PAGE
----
Automotive weight reduction is increasingly about avoiding extra costs
Improving automotive fuel efficiency, and thus reducing emissions, has a direct impact on operating costs. Depending on the vehicle and the total miles driven, fuel efficiency gains by 2025 could save car owners from a few hundred to as much as $4,000 per year in fuel costs alone. However, the potential for such savings has, so far, had much less impact on buying habits than the upfront purchase price. Unfortunately, estimates predict that meeting fuel economy standards will drive up the cost of small and midsize vehicles by $1,800 to $3,000 or more — an unhappy outcome for automaker and car buyer alike. The big question, then, is how to create incentives for change.
From a governmental point of view, the solution has been to set new mandates and regulations and impose taxes. Based on announced country and regional targets from around the world, CO2 emissions from passenger vehicles are expected to drop 20 percent or more from current levels. Racing to catch up with much of the rest of the world, the U.S. is targeting emissions levels of less than 107g of CO2 per kilometer by 2025 — about half what is permitted today. Over the next 12 years, auto OEMs must roughly double vehicle fuel economy. If these standards go unmet, manufacturers and consumers will be burdened with substantial taxes and fees.
By now most U.S. automobile owners have heard of the “gas guzzler tax,” which is levied on the sale of cars that cannot meet the minimum 22.5 mpg for combined city/highway driving. This tax, collected by the Internal Revenue Service, ranges from $1,000 to as much as $7,700 for vehicles with mileage ratings of less than 12.5 mpg. For the majority of compact and midsize vehicles sold in the U.S., this is not an issue. But it is an issue for luxury and performance cars and SUVs. The BMW M3 sport coupe, for example, has a city/highway mpg rating of 14/20. That imposes a $1,300 gas-guzzler tax. The much less efficient Mercedes-Benz S-Class sedan, along with the Bentley Continental and Lamborghini Gallardo, have taxes of about $3,000 each. It seems likely that the mileage ratings will be shifted up to match overall fuel efficiency standards, potentially snaring a wider range of vehicles at even higher rates.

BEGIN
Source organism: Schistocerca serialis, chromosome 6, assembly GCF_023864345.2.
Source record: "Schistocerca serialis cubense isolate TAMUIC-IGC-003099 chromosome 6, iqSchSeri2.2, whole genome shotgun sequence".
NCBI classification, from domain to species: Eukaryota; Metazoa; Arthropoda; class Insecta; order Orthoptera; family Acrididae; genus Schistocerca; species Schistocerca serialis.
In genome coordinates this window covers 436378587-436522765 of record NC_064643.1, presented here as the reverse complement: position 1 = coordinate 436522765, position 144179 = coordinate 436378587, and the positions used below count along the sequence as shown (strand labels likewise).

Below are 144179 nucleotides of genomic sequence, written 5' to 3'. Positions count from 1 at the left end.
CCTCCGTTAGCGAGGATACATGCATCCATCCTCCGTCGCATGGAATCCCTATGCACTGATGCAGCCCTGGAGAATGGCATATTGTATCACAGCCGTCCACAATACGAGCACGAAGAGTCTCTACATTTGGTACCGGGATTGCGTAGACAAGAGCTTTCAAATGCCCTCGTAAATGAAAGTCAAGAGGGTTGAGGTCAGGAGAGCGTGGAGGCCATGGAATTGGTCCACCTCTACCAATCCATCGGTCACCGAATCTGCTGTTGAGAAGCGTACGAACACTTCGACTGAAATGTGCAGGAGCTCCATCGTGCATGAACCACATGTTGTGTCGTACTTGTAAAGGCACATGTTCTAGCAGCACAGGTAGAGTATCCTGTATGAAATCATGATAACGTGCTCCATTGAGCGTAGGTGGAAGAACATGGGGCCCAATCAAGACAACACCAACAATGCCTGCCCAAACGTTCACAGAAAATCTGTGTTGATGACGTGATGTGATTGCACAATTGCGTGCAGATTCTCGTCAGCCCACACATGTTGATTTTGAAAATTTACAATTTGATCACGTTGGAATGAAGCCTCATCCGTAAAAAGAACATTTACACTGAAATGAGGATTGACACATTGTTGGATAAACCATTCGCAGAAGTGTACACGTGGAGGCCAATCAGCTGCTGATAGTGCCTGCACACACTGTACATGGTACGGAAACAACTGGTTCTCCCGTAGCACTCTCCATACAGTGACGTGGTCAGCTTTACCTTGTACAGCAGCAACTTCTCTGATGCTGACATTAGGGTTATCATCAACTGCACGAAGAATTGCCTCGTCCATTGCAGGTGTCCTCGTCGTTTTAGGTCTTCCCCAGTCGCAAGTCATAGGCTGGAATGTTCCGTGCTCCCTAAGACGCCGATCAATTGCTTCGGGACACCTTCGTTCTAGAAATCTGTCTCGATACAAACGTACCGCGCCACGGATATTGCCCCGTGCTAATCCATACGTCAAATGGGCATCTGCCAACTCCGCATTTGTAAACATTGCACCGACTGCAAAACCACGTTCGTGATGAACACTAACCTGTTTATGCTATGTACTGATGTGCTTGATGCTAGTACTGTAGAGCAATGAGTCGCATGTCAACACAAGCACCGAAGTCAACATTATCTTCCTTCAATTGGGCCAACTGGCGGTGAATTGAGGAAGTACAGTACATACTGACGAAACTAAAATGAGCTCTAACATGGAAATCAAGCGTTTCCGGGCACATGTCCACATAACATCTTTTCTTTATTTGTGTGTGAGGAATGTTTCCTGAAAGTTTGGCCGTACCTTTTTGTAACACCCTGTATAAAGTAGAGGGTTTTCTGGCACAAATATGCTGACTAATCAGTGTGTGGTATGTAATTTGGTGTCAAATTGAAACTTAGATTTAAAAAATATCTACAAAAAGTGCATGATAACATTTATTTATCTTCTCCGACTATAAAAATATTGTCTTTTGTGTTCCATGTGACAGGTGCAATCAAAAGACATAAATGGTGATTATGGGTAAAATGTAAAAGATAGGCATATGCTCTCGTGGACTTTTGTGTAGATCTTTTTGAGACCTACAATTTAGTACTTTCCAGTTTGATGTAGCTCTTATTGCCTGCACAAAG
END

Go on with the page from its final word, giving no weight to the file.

The new corporate average fuel economy (CAFE) standards in the U.S. and similar rules in other countries offer an additional incentive for OEMs to innovate. Consider this hypothetical scenario: Luxury automobile manufacturer X, which sells 100,000 vehicles annually in the North American market, can raise its average fuel economy from today’s 29 mpg to 40 mpg by 2025, a 33 percent improvement. But it still fails to meet the 55 mpg target. The current fine that’s assessed to the manufacturer is $55 per 1 mpg under the standard, multiplied by the manufacturer's total production for the U.S. domestic market. In this scenario, manufacturer X would be fined approximately $82.5 million. Similar incentives exist in Europe, but they are even more onerous. In the U.K., failure to meet emissions standards results in a fine of €95 ($123 USD) per gram of CO2 per kilometer over the limit per vehicle. For flagship Jaguar Land Rover Ltd. (Whitley, Coventry, U.K.) sedans or Aston Martin (Gaydon, Warwickshire, U.K.) sports cars, this represents as much as an additional $20,000 or more per vehicle.
Over the past three decades in which such fines have been imposed, luxury vehicle manufacturers have generally been willing to pay so they can deliver the vehicles their customers demand. Since 2008, the National Highway Traffic Safety Admin. reports that CAFE fines were assessed 187 times. Among some of the popular luxury brands affected are:
- BMW: 24 times
- Fiat/Ferrari/Maserati: 29 times
- Jaguar Land Rover Ltd.: 20 times
- Mercedes-Benz: 25 times
- Volkswagen/Audi/Porsche: 35 times
Combined, these fines represent more than $785 million in extra costs to the OEMs. In the past it may have been expedient to continue offering high-performance vehicles and paying the fine, but this analysis shows that the costs going forward have a much greater potential to impact a company’s profitability. With trucks, sport utility vehicles and crossover utility vehicles now having to meet heightened emissions standards, the total magnitude of the fines are emphasized.
Fiber-reinforced plastic (FRP) replacing coated steel in more reinforced-concrete applications.
Compared to legacy materials like steel, aluminum, iron and titanium, composites are still coming of age, and only just now are being better understood by design and manufacturing engineers. However, composites’ physical properties — combined with unbeatable light weight — make them undeniably attractive.
The matrix binds the fiber reinforcement, gives the composite component its shape and determines its surface quality. A composite matrix may be a polymer, ceramic, metal or carbon. Here’s a guide to selection.